getStateByAbbreviation, passing in the stored abbreviation, and would get back a
object that I could then work with. The last two methods are used to determine if and what errors have occurred.
getErrors returns an ArrayList of
Because file I/O is expensive in terms of system resources, I decided that once an object was requested I would store it in the Cache. When inserting an item into the Cache object you can make it dependent on an external file, meaning that the item is automatically evicted from the Cache when the dependent file is changed. This is ideal for my application, since I can cache the XML data until the underlying XML file changes. (For more information on caching options in ASP.NET be sure to read: Caching with ASP.NET.)
To create this
StateManager module create a file in your Project called
and add the following code:
StateManager Module in an Application
To use the
StateManagermodule in a .NET application start by creating a
StateManager.vbfile in your Visual Studio .NET Project and add the code above, as well as the code for the
Stateclass in a
State.vbfile. Next, add the
states.configfile. If you are wanting to use this in a WinForms application, place the
states.configfile in the application's
\bindirectory; if you're using an ASP.NET Web application, place the
states.configfile in the Web application's root directory.
StateManager is a module, you can use its methods without creating a class instance. This
first code snippet shows how to get back the abbreviation from a state knowing that the full state name is "Virginia":
This next example shows how to get all of the states, and enumerate through them in a
Finally, here's an example of using a databound DropDownList to display the states. In the Web page's HTML portion add a DropDownList like so:
Then, in the code-behind class's
Page_Load event handler you can bind the state data to the DropDownList:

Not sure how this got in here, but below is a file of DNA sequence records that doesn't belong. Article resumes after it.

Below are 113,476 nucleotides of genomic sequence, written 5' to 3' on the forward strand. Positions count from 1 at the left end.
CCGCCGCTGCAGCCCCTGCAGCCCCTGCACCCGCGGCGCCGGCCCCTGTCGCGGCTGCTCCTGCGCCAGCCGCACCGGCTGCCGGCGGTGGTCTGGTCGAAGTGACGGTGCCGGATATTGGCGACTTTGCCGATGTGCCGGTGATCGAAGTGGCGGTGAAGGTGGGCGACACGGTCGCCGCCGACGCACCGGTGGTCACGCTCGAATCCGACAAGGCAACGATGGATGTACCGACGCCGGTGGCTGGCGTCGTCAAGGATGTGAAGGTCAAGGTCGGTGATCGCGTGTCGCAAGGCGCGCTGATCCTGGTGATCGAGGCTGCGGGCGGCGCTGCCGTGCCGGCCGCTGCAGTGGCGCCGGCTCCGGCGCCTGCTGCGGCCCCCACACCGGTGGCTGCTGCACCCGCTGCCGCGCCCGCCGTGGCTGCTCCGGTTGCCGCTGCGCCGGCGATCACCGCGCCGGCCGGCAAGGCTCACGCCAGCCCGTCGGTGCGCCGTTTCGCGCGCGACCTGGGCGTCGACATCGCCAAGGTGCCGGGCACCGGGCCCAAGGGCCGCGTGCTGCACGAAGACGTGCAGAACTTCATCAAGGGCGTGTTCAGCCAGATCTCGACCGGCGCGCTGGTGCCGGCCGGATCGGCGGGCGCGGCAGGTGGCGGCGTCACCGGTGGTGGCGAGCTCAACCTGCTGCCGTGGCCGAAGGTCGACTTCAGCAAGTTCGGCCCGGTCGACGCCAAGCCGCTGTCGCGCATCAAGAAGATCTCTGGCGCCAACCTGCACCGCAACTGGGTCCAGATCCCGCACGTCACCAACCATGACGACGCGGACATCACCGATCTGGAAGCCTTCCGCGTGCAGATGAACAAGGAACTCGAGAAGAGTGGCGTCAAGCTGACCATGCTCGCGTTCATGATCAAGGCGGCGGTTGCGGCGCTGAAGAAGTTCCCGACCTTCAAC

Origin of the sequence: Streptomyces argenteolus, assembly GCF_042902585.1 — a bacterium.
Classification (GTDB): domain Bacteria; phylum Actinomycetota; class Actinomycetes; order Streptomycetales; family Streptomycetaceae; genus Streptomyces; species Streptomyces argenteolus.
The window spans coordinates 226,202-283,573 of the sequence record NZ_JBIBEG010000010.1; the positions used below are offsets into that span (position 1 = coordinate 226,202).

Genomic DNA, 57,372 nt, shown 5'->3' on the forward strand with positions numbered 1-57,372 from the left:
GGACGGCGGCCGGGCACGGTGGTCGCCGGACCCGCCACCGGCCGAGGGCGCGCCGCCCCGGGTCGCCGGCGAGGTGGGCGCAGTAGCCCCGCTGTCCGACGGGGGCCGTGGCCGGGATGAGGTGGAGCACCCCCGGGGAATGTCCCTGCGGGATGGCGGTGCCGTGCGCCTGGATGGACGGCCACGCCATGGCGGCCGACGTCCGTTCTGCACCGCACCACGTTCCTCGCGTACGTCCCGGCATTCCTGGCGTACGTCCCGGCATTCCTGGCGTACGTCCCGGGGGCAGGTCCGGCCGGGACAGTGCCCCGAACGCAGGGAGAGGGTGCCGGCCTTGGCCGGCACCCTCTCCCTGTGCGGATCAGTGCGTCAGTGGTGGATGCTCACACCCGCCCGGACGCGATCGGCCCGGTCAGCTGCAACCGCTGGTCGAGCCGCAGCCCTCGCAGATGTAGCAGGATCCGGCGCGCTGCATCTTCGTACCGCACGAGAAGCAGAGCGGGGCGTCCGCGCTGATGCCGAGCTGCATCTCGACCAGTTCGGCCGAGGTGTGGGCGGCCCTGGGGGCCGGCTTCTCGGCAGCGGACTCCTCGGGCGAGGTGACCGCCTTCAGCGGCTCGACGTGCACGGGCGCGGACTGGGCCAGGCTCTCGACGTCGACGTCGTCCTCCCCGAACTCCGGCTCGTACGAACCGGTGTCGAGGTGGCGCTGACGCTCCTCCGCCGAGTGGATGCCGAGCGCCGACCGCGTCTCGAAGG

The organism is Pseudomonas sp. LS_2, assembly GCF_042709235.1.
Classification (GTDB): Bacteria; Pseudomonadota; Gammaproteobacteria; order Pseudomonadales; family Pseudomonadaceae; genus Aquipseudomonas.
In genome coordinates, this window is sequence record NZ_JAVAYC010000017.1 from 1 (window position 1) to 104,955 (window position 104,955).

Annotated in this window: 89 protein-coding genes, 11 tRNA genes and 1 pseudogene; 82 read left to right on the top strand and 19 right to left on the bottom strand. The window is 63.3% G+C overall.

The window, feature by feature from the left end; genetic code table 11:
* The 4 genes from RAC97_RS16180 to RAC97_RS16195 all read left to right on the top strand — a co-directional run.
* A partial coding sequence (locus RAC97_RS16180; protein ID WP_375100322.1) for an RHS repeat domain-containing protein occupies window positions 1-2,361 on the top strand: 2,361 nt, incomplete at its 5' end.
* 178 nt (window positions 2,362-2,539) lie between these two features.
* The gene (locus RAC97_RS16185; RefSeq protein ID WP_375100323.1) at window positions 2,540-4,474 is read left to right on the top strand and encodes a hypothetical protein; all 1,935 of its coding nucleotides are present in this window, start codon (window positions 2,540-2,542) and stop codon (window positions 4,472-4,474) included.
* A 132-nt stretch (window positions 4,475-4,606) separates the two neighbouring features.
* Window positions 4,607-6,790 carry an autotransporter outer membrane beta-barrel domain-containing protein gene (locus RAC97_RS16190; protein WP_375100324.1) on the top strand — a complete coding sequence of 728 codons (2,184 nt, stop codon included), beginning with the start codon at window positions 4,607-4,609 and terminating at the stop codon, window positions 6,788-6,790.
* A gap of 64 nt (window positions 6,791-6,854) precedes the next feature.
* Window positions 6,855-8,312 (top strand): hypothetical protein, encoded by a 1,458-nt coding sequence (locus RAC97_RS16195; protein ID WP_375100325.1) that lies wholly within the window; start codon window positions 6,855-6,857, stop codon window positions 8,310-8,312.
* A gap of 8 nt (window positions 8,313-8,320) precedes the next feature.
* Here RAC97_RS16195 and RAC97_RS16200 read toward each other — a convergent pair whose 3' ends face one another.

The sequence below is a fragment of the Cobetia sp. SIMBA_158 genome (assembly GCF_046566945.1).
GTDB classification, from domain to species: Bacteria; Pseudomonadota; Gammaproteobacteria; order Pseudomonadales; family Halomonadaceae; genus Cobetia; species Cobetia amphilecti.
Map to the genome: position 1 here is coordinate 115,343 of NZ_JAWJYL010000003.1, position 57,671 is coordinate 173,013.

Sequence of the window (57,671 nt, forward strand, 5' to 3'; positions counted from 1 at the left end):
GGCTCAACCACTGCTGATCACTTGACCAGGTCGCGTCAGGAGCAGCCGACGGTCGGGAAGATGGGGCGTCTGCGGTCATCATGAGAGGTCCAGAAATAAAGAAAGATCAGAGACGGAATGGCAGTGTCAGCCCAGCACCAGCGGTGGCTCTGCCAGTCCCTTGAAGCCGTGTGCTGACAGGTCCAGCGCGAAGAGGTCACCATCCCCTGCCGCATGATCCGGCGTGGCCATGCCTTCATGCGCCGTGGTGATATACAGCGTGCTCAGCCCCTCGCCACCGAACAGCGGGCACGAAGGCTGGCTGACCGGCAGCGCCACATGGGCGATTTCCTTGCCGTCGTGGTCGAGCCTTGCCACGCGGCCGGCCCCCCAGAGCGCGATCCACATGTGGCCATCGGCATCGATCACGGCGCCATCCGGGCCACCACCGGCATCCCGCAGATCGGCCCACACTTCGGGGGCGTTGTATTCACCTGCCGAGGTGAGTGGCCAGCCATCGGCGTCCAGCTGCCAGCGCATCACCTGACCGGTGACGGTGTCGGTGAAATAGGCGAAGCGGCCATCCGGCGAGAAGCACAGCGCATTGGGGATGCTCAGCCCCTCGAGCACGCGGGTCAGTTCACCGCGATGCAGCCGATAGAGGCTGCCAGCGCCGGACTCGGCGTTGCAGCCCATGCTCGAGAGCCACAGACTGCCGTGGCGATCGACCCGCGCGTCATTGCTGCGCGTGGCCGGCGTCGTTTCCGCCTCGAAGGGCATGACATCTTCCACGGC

In this article we examined a technique for storing state and province data in an XML file. We saw how to extract the XML data using a
StateManagermodule. Before wrapping things up, let's take a look at some of the pros and cons of this approach. First, the pros:
- Changes to the underlying states/province data are automatic and don't require a recompile - Deployments to multiple environments are easier, as is maintaining the code.
- Switching back and forth between using names and abbreviations is easy
And now, some of the cons:
- Data Not Sorted - The
Stateobjects in the order they appear in the XML file. (If you need to sort the results retrieved, you can use the
Array.Sort()method. For more information on
Array.Sort()be sure to read Sorting an Array Using
- Case Sensitivity - The
getStateByAbbreviationmethods are case sensitive; therefore, if the parameter doesn’t match the case of the attribute in the XML, the application won't retrieve anything.
An improvement on this code would be to add country information to the XML document, so that a page developer could retrieve the states just from a particular country (as opposed to all of the states/provinces in the XML file). Feel free to use the code presented in this article however you see fit. If you make any improvements on the code, or have further ideas for enhancements, please don't hesitate to contact me!
About the Author
Rachael Schoenbaum is a developer specializing in ASP and VB.NET, ASP/Visual Basic, SQL Server, XML, and related technologies. She consults for Lucidea and has been programming since 1999.